O'otham New Year – The Community celebrates O'otham New Year Gathering June 18-19
July 1, 2016
O’otham New Year is defined by the changing of the seasons. It recognizes the summer solstice and invites the monsoon rains to nourish the arid desert land.
The Community held an O’otham New Year Gathering with an all-night chuth at the Sacaton Fairgrounds from Saturday evening, June 18 to sunrise on Sunday, June 19. A chuth is a type of social dance that begins in the evening and ends at sunrise.
The New Year celebration is a representation of the changing of the season; it doesn’t have to be held exactly on the solstice (which, this year, was on June 20). During this time of the year, many O’otham also harvest baithaj from the ha:shañ and “sing down the rain” with prayers for a good monsoon and healthy harvest.
The evening began with a thoka tournament held in the orange light of the lowering sun. Two teams from Gila River and one from the Tohono O’odham Nation faced off in fierce, friendly competition. The women showed their toughness, battling each other for the ola (the “puck”) and enduring the 117-degree heat.
As the sun slid behind the Estrella Mountains, the gourds began to rattle in time.
Hundreds attended the O’otham New Year Gathering, a sort of revival of the type of celebration that would have been held long ago. For the past three years, Pamela Thompson, GRIC Community Manager, has organized the Celebration at the fairgrounds’ Cultural Circle.
“It’s really exciting, and it’s grown, and it really instills pride in you as an O’otham, and if you haven’t attended before, I invite you [next year] because…it’s an exciting place to be.”
A group of 60-plus basket dancers from all across the Community opened the night with a series of dances such as The Swing and “What Kind of Flower?” Later, a group from the Salt River Pima-Maricopa Indian Community also participated with a number of traditional Pee Posh songs and dances.
This year, the Communications & Public Affairs Office and the Office of the Community Manager teamed up to help Thompson organize and fund the event. The offices paid for meals for guests as well as give-away baskets and gifts for the singers.
Barnaby Lewis is a regular at the O’otham New Year Gathering. He stays up all night, singing more than 100 unique songs with different groups.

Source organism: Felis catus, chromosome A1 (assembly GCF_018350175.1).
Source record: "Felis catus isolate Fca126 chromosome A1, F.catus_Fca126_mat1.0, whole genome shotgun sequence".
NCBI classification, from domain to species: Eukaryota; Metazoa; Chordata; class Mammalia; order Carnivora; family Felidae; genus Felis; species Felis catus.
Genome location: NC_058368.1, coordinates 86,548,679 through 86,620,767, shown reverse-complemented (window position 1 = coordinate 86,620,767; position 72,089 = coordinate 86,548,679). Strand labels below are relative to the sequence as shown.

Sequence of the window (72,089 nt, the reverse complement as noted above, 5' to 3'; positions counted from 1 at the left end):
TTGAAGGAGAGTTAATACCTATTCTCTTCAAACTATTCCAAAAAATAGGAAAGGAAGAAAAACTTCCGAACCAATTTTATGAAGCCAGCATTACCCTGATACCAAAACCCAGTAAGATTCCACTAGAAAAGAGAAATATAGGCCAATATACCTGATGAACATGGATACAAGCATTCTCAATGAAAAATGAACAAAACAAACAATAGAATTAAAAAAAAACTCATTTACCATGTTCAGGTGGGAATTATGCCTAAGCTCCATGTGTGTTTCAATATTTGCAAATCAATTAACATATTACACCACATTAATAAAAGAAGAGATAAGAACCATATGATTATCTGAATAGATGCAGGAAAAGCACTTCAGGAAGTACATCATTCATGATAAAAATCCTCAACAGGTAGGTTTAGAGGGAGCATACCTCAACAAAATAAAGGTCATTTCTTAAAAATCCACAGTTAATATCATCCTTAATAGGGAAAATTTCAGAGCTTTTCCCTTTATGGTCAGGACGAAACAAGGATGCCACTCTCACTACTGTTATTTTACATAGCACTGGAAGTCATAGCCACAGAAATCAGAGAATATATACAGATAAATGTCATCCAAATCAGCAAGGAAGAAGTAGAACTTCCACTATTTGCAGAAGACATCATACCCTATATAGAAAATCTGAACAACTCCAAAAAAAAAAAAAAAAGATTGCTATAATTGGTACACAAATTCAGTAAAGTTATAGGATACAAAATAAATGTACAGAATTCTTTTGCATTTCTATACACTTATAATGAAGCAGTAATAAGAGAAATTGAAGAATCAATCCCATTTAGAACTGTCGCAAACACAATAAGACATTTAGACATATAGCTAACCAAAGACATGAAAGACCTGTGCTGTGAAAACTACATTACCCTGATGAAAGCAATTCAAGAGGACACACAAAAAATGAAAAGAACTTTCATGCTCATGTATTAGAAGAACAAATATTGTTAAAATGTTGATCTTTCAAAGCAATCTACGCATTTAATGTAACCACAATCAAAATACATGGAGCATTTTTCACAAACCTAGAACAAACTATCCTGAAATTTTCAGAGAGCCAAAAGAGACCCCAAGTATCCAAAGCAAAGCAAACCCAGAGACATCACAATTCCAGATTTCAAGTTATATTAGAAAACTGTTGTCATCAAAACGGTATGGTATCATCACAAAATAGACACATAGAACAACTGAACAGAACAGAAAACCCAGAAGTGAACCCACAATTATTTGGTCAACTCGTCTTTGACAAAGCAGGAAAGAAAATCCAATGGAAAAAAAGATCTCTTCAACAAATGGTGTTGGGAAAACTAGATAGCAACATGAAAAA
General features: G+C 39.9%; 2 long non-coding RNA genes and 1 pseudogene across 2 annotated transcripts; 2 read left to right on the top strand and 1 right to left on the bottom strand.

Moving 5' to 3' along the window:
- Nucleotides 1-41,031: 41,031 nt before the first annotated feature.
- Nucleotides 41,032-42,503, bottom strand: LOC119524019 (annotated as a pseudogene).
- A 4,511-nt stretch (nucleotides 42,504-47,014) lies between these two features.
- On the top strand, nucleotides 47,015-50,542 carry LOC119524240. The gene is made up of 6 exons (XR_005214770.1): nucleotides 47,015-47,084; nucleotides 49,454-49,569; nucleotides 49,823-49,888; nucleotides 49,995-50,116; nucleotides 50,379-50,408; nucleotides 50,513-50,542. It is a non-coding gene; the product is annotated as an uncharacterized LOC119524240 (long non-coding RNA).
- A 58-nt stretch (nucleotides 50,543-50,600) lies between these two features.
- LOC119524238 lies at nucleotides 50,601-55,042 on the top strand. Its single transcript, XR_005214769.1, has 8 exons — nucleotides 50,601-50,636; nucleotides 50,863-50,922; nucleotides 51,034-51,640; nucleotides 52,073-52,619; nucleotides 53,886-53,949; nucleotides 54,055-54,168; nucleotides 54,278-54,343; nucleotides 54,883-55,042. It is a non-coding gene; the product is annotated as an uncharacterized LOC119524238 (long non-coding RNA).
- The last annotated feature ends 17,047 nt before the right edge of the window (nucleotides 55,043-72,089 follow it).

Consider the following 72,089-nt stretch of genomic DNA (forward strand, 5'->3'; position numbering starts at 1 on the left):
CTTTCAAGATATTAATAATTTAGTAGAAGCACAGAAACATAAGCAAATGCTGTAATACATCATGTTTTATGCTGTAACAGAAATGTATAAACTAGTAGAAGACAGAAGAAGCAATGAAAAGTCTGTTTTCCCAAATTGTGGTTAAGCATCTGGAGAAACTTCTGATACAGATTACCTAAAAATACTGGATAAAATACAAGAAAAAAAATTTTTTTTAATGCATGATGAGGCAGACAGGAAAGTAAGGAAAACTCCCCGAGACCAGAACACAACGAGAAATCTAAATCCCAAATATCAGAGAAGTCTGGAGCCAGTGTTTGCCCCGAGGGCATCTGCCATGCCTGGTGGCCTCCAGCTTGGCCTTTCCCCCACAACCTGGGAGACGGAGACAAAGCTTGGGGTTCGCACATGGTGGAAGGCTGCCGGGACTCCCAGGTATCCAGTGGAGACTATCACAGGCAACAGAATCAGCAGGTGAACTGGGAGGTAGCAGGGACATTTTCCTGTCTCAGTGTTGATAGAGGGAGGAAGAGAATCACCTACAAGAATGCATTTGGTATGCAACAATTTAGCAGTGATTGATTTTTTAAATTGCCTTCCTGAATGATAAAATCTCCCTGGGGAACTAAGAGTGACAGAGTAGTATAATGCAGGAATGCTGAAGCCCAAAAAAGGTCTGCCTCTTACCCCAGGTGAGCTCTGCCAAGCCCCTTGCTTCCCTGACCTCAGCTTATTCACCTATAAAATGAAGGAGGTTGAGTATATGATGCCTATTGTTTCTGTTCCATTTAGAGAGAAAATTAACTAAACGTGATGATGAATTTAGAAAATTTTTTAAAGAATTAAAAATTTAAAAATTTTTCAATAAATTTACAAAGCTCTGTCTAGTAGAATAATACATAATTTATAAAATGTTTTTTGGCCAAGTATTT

“There was a variety of different bird series songs that we sang, mostly because we wanted the people to hear the tremendous variety of melodies and tunes,” he said. “There are blackbird songs, swallow songs, oriole songs, macaw songs…all of these songs have stories in them, but [also] they’re all social dance songs.”
In a distant corner of the fairgrounds a group of men, led by Antonio Davis, aka Gohk Hapoth, and his brother Joe Davis, learned to play an old men’s game called “gins” (pronounced with a hard “g” as in “gains”).
The game is played on a large board of sorts, made out of holes dug into the earth and participants positioned in the cardinal directions. Players toss sticks into the air and move tokens around the board like Hasbro’s “Sorry” according to markings on the sticks.
“You [begin] from the West, and then you go counter-clockwise,” Davis instructed. “Every community’s rules are different, [but] for our rules, all the sticks must land in the square, or what they call the realm, [and] they can’t land on each other or on their sides.”
Bets (usually possessions, not money) are placed in the middle before gameplay and the winner takes the pot.
Like the modern New Year celebrated on January 1, this is primarily a social event, albeit with more cultural weight and, for some, an element of spiritual rejuvenation. The focal point of the night is spending time with family and friends.
Laughter was abundant, and everybody danced at one point or another. A few dozen stayed the whole night and didn’t sleep a wink.
Thanks to the extra funding from the Community, guests were well fed with catering from the Sunna family. Organizers provided dinner, a midnight snack of menudo and yeast rolls, and burritos and fruit as part of a complete breakfast.
As the first light of dawn began to creep into the sky, the veil of night lifted, details revealed themselves, and the tempo of the drum and gourds quickened. Gov. Stephen Roe Lewis led the dances for the final half-hour and the singers ended the night with the Oriole Bird Song.
Around 5:20 a.m. the sun crested over the San Tan mountain range. The circle of dancers wrapped in upon itself to thank the singers in a line of handshakes and weary smiles. And then they dispersed, ready to start the New Year.